11 incredible satellite photos published on Earth Day

April 23, 2024  20:51

Every year on April 22, the world celebrates Earth Day, which once again provides an opportunity to focus on current environmental problems and highlight the efforts that are being made to continue to protect it.

One way to protect planet Earth has been to monitor its changing climate and atmospheric conditions through the US National Oceanic and Atmospheric Administration's (NOAA) Geostationary Operational Environmental Satellites (GOES) and Polar Operational Environmental Satellites (POES).

The GOES satellite network has been in operation since 1975, although the current series, GOES-R, was launched in 2016. The last satellite in the series, GOES-U, is expected to launch in 2024 on a SpaceX Falcon Heavy rocket.

In addition to monitoring our changing planet, the GOES series of satellites can monitor air quality, detect lightning strikes that can lead to wildfires, detect meteors entering Earth's atmosphere, and even warn of dangerous space weather.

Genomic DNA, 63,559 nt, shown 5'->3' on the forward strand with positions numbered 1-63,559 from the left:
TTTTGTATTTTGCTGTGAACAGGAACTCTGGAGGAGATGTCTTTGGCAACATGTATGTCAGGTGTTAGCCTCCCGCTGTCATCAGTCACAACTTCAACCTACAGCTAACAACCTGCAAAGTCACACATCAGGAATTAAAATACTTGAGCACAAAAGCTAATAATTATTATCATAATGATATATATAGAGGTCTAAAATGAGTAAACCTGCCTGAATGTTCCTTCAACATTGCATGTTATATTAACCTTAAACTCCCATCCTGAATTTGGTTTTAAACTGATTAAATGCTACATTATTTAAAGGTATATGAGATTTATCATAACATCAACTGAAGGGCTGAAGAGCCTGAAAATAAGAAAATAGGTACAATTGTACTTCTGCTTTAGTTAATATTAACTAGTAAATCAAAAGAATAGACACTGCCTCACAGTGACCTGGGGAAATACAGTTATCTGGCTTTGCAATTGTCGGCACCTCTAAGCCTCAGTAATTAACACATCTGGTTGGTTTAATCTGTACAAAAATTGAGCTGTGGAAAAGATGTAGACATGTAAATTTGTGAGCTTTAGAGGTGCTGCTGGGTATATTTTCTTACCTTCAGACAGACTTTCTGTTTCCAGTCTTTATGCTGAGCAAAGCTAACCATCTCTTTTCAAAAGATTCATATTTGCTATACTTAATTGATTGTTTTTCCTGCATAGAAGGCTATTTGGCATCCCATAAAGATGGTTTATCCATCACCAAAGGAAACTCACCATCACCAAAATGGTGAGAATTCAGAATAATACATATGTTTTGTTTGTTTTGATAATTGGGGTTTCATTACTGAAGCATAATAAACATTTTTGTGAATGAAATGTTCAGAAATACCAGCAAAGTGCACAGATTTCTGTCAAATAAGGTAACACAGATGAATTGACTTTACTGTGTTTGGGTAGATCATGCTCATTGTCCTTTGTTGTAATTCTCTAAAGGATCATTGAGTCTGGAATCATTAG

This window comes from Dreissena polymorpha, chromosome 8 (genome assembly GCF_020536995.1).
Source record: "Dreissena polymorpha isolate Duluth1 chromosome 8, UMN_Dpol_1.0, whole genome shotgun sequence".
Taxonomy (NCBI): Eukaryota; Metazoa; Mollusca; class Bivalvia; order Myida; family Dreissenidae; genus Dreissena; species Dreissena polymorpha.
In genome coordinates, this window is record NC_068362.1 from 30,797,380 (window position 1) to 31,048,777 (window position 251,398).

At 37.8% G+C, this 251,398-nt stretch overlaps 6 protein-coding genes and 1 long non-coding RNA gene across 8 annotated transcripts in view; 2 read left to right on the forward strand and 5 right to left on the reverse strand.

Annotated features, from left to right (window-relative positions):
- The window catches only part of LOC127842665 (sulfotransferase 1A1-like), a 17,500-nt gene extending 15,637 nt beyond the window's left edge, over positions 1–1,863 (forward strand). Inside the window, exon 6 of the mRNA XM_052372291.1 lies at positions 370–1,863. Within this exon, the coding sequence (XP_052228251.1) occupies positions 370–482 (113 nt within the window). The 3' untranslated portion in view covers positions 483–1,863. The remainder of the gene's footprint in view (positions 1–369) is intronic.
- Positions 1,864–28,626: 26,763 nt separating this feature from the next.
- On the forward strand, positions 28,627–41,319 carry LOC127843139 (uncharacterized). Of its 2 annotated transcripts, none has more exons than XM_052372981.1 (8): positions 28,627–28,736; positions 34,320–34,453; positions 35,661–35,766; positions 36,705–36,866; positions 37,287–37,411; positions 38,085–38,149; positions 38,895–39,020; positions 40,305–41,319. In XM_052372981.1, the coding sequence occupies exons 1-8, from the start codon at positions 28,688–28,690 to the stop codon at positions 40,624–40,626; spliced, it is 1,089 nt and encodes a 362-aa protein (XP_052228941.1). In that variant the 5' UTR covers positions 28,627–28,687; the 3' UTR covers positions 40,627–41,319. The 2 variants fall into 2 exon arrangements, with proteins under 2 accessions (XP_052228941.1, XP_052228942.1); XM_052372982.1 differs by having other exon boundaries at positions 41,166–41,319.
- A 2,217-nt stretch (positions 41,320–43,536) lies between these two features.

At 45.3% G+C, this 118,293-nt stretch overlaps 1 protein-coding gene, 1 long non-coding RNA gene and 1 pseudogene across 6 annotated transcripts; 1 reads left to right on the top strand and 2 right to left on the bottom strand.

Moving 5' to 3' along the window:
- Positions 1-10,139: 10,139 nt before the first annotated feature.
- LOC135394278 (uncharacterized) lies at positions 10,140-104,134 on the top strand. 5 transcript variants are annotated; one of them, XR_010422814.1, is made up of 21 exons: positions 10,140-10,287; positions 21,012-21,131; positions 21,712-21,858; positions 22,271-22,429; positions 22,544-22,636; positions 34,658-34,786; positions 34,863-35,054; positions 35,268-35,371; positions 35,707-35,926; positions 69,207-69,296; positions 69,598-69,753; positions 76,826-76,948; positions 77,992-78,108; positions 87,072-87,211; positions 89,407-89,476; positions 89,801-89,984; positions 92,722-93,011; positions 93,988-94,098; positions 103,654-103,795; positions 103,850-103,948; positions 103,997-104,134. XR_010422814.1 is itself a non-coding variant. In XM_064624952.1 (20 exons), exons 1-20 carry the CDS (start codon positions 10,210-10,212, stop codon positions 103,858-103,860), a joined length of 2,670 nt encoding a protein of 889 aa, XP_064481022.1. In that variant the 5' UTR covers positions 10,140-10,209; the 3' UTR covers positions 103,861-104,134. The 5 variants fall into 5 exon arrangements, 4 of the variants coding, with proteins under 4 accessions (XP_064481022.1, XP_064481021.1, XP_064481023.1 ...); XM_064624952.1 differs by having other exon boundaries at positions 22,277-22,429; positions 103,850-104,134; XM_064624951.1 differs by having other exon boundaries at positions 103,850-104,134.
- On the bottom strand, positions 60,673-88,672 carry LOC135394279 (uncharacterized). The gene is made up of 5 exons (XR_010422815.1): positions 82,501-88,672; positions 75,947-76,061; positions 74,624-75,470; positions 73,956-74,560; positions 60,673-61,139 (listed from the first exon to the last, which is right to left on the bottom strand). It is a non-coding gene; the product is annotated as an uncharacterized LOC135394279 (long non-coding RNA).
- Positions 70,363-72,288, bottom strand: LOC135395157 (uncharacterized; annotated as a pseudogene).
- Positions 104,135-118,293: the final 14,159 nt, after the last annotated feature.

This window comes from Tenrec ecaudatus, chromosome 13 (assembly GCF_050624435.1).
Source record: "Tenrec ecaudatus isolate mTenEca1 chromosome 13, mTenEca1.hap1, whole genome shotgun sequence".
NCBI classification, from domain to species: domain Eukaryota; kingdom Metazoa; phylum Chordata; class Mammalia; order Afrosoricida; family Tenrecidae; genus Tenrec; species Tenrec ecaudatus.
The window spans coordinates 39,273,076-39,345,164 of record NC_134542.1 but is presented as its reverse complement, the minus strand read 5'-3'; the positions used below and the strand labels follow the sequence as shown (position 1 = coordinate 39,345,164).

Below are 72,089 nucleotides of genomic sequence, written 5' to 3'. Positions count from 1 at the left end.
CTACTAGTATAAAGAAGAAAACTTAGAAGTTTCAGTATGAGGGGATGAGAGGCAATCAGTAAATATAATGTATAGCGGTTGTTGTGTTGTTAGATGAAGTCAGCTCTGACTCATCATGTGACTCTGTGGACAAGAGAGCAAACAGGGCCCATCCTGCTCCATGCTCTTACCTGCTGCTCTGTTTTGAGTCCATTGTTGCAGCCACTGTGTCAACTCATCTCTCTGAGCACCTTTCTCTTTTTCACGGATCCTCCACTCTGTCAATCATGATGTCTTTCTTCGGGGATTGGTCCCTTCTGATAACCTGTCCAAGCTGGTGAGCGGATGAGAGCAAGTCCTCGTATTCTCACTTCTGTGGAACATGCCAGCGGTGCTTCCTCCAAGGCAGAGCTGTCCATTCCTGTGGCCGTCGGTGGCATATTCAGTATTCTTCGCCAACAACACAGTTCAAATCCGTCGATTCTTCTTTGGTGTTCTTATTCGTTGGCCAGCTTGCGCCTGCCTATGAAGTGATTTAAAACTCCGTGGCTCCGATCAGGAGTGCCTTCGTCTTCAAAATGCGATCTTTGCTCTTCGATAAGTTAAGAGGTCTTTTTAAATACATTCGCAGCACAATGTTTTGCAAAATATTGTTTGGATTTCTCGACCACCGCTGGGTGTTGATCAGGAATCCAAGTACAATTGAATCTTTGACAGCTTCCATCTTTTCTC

Today, NOAA owns and operates ten satellites, including four geostationary, five polar orbiting, and one covering deep space. These satellites are scientists' eyes in the sky and allow us to constantly observe our planet and send back to Earth photos, measurements from various instruments that help improve weather forecasting.

These satellites also help with security and aviation route planning, wildfire and smoke detection, and data collection that provides more detail on the effects of climate change.

On the occasion of Earth Day, Space.com published remarkable photos, which we present below.

Earth 1.JPG (32 KB)
Earth 2.JPG (104 KB)
Earth 3.JPG (238 KB)
Earth 4.JPG (159 KB)
Earth 5.JPG (252 KB)
Earth 6.JPG (285 KB)
Earth 7.JPG (113 KB)
Earth 8.JPG (94 KB)
Earth 9.JPG (316 KB)
Earth 10.JPG (328 KB)
Earth 11.JPG (275 KB)

  • Archive